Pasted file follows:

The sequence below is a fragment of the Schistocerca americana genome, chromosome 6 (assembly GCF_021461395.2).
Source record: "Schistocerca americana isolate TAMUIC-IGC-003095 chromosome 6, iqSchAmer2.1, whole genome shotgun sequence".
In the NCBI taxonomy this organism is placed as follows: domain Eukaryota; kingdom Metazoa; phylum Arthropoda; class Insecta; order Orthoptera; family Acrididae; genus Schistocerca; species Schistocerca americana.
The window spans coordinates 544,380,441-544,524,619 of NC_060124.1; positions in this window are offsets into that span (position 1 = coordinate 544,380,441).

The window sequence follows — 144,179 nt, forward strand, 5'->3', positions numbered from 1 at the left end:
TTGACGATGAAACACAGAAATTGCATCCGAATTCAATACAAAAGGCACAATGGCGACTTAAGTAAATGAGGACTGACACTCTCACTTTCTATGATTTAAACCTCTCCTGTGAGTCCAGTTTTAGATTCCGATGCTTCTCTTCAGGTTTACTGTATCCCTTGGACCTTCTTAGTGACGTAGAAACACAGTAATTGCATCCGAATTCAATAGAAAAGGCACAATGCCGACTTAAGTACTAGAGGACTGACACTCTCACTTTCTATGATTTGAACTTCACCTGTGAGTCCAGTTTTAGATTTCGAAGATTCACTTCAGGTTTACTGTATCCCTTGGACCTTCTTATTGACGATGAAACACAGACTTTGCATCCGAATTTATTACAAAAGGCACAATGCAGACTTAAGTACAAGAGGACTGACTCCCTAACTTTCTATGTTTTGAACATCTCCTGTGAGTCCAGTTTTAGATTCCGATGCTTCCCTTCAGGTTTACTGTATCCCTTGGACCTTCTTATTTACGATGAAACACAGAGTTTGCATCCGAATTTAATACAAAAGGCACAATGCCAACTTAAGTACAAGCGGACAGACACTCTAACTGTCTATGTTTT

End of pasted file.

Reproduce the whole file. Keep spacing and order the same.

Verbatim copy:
The sequence below is a fragment of the Schistocerca americana genome, chromosome 6 (assembly GCF_021461395.2).
Source record: "Schistocerca americana isolate TAMUIC-IGC-003095 chromosome 6, iqSchAmer2.1, whole genome shotgun sequence".
In the NCBI taxonomy this organism is placed as follows: domain Eukaryota; kingdom Metazoa; phylum Arthropoda; class Insecta; order Orthoptera; family Acrididae; genus Schistocerca; species Schistocerca americana.
The window spans coordinates 544,380,441-544,524,619 of NC_060124.1; positions in this window are offsets into that span (position 1 = coordinate 544,380,441).

The window sequence follows — 144,179 nt, forward strand, 5'->3', positions numbered from 1 at the left end:
TTGACGATGAAACACAGAAATTGCATCCGAATTCAATACAAAAGGCACAATGGCGACTTAAGTAAATGAGGACTGACACTCTCACTTTCTATGATTTAAACCTCTCCTGTGAGTCCAGTTTTAGATTCCGATGCTTCTCTTCAGGTTTACTGTATCCCTTGGACCTTCTTAGTGACGTAGAAACACAGTAATTGCATCCGAATTCAATAGAAAAGGCACAATGCCGACTTAAGTACTAGAGGACTGACACTCTCACTTTCTATGATTTGAACTTCACCTGTGAGTCCAGTTTTAGATTTCGAAGATTCACTTCAGGTTTACTGTATCCCTTGGACCTTCTTATTGACGATGAAACACAGACTTTGCATCCGAATTTATTACAAAAGGCACAATGCAGACTTAAGTACAAGAGGACTGACTCCCTAACTTTCTATGTTTTGAACATCTCCTGTGAGTCCAGTTTTAGATTCCGATGCTTCCCTTCAGGTTTACTGTATCCCTTGGACCTTCTTATTTACGATGAAACACAGAGTTTGCATCCGAATTTAATACAAAAGGCACAATGCCAACTTAAGTACAAGCGGACAGACACTCTAACTGTCTATGTTTT